Sharing the data you collect about a customer with that customer may be your single most important gesture of transparency – not to mention that it may give you the ability to convert more of those conversations.
I found the story while reading the Sunday edition of the Inquirer and it caught my eye. When a Sprint customer requested an itemized bill, the company refused to send the information. The answer, after some considerable waffling:
one Sprint staffer told him, “The FCC won’t allow it.” Another said, “No other company will provide that information.”
was something akin to a slap it in the face – Sprint wouldn’t provide the text-message records without a subpoena.
What on earth possessed Nextel to email such a response? I can check my itemized wireless bill online any time I wish. The company records all that data, why not share it with customers?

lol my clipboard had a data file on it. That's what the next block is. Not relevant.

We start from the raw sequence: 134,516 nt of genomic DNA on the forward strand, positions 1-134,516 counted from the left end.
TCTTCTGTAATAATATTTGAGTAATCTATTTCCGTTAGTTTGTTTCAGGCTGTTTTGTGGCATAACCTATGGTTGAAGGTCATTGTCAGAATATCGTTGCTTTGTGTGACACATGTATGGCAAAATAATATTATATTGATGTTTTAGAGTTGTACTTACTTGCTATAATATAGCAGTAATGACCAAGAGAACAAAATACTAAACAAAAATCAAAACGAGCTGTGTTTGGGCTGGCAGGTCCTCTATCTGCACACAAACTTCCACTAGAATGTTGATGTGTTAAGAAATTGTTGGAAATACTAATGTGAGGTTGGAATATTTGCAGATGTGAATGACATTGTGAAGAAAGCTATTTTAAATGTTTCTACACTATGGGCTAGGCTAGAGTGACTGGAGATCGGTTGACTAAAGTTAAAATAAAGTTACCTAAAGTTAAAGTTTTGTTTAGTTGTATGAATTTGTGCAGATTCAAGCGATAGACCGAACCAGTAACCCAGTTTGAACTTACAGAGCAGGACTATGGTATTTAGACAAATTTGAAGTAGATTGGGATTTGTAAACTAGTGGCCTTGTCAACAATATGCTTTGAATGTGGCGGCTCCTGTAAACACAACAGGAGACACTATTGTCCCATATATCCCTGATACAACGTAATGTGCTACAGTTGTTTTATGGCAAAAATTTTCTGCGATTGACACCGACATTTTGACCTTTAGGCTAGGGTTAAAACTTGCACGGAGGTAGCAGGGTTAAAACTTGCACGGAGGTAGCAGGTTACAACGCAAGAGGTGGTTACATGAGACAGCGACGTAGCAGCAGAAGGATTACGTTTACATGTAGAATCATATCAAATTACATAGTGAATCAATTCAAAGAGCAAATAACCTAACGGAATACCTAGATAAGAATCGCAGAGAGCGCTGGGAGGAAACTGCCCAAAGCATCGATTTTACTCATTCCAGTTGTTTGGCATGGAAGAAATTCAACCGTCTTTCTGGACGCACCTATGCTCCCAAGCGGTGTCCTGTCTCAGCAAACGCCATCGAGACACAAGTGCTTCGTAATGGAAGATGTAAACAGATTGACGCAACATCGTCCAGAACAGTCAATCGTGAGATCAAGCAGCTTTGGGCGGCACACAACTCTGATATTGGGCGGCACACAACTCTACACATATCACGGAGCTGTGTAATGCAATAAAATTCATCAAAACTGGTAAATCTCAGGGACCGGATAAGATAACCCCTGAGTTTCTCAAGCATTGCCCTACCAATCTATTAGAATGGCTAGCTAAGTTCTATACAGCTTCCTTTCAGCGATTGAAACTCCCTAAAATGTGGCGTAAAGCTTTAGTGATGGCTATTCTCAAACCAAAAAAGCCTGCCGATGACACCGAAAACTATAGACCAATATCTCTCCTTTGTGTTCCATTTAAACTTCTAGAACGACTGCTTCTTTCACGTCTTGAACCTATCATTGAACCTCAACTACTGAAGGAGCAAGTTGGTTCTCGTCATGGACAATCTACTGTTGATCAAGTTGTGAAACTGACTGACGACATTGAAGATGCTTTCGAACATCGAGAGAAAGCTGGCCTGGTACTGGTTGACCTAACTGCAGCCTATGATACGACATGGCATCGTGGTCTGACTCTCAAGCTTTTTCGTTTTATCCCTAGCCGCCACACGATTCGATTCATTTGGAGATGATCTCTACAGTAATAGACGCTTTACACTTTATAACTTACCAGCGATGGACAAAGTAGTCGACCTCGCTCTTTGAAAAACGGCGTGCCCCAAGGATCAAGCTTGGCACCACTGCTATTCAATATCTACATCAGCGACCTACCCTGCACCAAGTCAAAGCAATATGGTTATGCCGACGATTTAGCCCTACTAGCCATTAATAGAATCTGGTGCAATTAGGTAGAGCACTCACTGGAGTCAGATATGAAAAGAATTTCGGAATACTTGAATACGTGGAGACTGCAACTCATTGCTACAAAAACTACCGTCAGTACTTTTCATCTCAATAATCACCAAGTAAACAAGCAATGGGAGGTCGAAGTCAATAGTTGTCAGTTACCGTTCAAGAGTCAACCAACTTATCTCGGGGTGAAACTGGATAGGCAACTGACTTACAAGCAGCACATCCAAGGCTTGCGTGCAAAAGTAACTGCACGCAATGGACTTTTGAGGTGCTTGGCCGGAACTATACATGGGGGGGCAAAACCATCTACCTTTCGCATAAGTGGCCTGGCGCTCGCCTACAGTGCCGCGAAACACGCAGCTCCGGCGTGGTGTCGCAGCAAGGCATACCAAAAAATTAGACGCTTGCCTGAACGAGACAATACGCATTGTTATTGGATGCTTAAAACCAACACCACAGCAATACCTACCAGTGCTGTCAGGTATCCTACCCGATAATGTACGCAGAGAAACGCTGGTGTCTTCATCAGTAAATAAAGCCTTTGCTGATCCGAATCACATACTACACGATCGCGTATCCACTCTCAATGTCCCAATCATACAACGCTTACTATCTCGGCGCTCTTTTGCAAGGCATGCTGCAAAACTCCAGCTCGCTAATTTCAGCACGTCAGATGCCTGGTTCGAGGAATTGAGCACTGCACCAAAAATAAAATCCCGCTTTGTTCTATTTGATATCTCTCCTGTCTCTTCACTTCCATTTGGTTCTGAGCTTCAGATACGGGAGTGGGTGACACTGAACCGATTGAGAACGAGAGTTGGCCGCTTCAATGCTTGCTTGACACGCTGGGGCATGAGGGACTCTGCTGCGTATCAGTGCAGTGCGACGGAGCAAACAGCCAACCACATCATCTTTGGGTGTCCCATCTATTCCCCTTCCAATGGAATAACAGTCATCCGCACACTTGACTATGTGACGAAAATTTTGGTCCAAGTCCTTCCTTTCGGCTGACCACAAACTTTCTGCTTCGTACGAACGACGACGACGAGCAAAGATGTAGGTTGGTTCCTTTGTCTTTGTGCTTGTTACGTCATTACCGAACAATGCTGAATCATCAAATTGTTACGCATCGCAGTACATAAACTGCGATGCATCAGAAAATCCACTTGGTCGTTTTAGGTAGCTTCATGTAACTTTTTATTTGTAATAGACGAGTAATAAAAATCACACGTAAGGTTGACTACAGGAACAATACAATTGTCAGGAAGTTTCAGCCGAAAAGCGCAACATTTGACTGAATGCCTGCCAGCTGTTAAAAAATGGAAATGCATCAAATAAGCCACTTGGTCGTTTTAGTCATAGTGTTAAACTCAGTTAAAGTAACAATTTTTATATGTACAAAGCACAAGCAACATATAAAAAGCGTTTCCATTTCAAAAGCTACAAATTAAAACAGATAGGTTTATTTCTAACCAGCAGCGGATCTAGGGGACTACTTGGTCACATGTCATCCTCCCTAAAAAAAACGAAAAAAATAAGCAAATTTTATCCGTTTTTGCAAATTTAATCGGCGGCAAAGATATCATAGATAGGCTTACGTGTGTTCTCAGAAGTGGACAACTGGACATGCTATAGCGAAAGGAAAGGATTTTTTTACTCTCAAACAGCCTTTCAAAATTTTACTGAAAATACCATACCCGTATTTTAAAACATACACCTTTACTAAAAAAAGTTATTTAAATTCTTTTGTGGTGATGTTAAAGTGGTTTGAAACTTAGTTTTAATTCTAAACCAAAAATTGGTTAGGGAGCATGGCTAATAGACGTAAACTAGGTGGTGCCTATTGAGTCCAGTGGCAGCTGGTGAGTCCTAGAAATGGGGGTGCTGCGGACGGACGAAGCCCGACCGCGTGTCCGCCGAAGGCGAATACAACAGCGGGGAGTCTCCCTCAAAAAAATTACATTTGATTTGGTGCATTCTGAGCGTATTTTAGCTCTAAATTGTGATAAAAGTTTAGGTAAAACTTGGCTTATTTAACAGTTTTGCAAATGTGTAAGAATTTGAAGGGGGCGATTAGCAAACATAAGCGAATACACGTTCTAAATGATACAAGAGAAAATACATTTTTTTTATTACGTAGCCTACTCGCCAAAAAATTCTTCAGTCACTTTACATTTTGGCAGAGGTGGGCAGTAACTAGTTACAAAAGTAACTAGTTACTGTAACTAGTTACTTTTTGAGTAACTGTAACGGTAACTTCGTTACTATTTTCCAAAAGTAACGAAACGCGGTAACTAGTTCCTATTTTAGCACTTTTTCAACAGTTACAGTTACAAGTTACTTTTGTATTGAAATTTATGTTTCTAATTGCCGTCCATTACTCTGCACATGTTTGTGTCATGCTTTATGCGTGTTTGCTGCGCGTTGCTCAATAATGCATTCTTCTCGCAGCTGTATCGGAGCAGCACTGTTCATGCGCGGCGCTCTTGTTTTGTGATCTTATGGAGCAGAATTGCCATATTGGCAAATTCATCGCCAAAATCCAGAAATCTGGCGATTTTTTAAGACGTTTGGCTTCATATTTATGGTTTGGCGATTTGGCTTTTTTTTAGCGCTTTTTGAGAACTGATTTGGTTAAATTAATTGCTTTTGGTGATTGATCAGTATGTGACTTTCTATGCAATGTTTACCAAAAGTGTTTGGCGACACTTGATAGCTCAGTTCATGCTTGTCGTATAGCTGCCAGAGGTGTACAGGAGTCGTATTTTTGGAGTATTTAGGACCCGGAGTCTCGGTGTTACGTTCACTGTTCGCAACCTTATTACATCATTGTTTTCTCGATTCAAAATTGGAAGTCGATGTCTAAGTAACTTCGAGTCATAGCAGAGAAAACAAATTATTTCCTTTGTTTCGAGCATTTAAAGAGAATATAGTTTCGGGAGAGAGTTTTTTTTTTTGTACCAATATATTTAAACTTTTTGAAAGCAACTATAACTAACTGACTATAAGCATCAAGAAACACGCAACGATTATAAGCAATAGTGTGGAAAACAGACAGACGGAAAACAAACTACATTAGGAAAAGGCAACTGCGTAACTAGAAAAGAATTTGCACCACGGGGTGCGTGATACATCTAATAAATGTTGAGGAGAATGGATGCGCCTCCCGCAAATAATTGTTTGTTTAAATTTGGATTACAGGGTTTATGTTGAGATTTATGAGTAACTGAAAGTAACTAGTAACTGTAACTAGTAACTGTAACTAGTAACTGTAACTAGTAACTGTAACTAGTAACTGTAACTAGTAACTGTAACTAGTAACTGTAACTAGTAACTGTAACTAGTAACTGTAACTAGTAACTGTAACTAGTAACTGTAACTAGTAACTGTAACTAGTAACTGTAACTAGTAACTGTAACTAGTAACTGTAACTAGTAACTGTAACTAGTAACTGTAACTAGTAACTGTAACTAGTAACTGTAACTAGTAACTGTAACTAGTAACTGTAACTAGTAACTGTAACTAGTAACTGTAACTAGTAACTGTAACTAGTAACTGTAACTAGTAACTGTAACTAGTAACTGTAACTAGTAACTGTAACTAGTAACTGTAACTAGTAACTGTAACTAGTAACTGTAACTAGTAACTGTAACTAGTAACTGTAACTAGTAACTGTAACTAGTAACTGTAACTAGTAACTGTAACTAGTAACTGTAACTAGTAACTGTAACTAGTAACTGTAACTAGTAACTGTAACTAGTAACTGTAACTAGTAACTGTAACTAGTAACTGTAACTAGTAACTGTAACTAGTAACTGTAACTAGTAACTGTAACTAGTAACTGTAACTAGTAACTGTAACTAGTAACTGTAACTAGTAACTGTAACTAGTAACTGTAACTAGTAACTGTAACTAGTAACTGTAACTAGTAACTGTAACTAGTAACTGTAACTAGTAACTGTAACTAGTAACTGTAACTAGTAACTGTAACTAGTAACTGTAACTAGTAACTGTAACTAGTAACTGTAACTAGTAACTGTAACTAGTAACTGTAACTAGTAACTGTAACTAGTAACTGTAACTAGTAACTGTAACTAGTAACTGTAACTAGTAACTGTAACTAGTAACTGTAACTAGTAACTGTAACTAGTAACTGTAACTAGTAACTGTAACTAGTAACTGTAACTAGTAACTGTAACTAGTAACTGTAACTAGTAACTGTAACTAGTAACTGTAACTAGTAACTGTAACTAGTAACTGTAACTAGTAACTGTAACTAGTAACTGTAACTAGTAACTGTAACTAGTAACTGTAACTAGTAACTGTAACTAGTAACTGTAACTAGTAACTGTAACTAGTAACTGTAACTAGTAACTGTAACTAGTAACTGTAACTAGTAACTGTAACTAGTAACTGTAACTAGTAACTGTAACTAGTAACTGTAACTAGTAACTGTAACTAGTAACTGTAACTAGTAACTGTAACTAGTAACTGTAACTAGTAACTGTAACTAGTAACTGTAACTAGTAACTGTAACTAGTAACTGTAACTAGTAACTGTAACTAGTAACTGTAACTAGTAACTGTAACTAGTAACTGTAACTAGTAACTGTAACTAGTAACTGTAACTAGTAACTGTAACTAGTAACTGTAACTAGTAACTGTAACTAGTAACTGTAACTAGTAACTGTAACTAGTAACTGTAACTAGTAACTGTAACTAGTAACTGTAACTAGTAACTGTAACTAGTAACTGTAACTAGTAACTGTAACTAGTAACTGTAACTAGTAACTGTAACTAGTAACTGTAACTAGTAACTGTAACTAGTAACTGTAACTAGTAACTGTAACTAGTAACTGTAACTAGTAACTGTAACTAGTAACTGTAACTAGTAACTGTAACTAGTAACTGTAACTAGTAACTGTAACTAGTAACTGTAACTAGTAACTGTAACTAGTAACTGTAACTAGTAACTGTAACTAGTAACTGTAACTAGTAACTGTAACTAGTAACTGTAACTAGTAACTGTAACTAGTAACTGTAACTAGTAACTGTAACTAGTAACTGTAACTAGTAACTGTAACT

I don’t like the fact that US carriers double dip on charges by making us pay both for calls and text messages made as well as those we receive. What I like even less is what I’m reading about Sprint not wanting to disclose data to the very customer whose information it has.
We’re in the age of networked collaboration and customer-centricity. Those companies that will find a way to share more information with their customers, partners, and suppliers will gain a competitive advantage.
Valeria Maltoni | Conversation Agent